This database incorporates 10 newspapers from the self-proclaimed “people’s republics” of Donetsk and Luhansk in the east of Ukraine from 2013 to 2015. Newspapers in this database cover the earliest period of the ongoing armed conflict between the Russian-backed militants and the Ukrainian state and contain valuable research material from relatively inaccessible, war-torn areas. The database contains contains issues from the following titles: Boevoe znamia DonbassaBoevoi listok NovorossiiDonetsk vecherniiEdinstvoNasha gazetaNovorossiiaVostochnyi DonbassXXI vekZaria Donbassa, and Zhizn’ Luganska.

 

Rand Daily Mail access for British Library readers

From the British Library web site:

The latest addition to the electronic newspaper resources available to British Library readers is one that we’re particularly pleased to have secured, the Rand Daily Mail. Published from 1902 to 1985, the South African daily newspaper was renowned for its anti-Apartheid stance, with notable coverage of the Sharpeville massacre, the Soweto uprising and the death of Steve Biko. Closed down in controversial circumstances in 1985, the entire newspaper is being digitised and made available by research materials service Readex. Happily the British Library is making the entire archive available for remote access to anyone with a Reader’s Pass.

Read further here:

http://blogs.bl.uk/thenewsroom/2017/03/rand-daily-mail.html

Helen Zille, Premier of the Western Cape, former journalist on the Rand Daily Mail and anti-apartheid activist.

Major newspaper archives – trial access

Trial access is now available until 20 March 2017 to historical newspaper archives :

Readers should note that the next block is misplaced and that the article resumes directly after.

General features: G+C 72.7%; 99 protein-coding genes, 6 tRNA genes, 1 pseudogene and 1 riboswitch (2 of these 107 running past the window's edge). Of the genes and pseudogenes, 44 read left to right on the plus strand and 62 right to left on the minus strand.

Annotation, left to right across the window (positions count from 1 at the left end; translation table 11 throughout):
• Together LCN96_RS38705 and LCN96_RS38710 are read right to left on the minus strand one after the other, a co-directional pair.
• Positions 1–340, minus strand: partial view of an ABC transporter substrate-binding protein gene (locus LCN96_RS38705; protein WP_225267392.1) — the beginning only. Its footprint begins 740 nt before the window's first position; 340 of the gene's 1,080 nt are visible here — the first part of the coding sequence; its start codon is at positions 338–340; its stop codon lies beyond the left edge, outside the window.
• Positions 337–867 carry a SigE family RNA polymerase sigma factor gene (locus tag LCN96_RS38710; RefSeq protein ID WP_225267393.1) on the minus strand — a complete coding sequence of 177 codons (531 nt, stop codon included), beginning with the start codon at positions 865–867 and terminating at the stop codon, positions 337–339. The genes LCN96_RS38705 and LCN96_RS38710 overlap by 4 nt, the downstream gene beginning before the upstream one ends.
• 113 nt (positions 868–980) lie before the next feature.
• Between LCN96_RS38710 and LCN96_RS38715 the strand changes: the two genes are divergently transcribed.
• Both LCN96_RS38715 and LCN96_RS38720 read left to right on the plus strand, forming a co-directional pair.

Daily Mail – http://infotrac.galegroup.com/default/cambuni?db=DMHA

The Telegraph – http://infotrac.galegroup.com/default/cambuni?db=TGRH

Financial Times – http://infotrac.galegroup.com/default/cambuni?db=FTHA

British Library Newspapers (adding access to collections III, IV, V; the University currently has access to collections I and II) – http://infotrac.galegroup.com/default/cambuni?db=BNCN

Please note that all these collections are accessible through Gale (Artemis) Primary Sources:

http://infotrac.galegroup.com/itweb/cambuni?db=GDC

 

Please send your feedback on these archives and what this access means to you to   ejournals@lib.cam.ac.uk    Thank you.

 

MARRIED IN A COLLEGE CHAPEL. – For the first time for over two centuries a marriage was celebrated yesterday in the chapel of Trinity College, Cambridge.  The contracting parties were Miss Gertrude Maud Butler, daughter of Dr. H. Montagu Butler, the master of Trinity, and Mr. B. M. Fletcher, of Dorking.  The Bishop of Ely officiated.

Daily Mail (London, England), Thursday, December 19, 1901, Issue 1768, p.3.

From Daily Mail Historical Archive, 1896-2004

Japan Times Archive

The University of Cambridge has trial access to The Japan Times Archive
up to 13 November 2016.

This trial will be useful for students beyond East Asian studies because the Japan Times is all in English. The digital archives include every issue from 1897 to 2015. It is all full-text searchable. We already have newspaper archives for the Yomiuri Shimbun, Nikkei, and Asahi Shimbun.

For students and scholars who read Japanese, Japan’s major English-language newspaper could be an extra point of comparison. Our existing subscriptions also include English-language editions from Yomiuri and Nikkei. These and other Japan-related e-resources are available together here.

You can reach the Japan Times Archives here

Current Issues are available at the Japan Times site.

Please send your feedback by writing an email to: khw27@cam.ac.uk

From the issue of June 3, 1953: “Made Memorable: The concert last Saturday afternoon at Hibiya Hall … was made especially memorable by the presence of Mrs Eleanor Roosevelt, who spoke the narrative for Prokofiev’s “Peter and the Wolf”. … Even though her reading  was in English the large audience of Japanese children seemed familiar enough with the delightful composition to follow it with ease.  The tiny sprinkling of American children and their parents (why don’t more turn out?) was visibly as moved as I was, not only by the sound of this truly American voice so far from home, but also by the evident enjoyment of over two thousand young Japanese throats singing out “Swanee River” as though it were one of their own folk songs”.

Eleanor Roosevelt in Hiroshima, June 1953.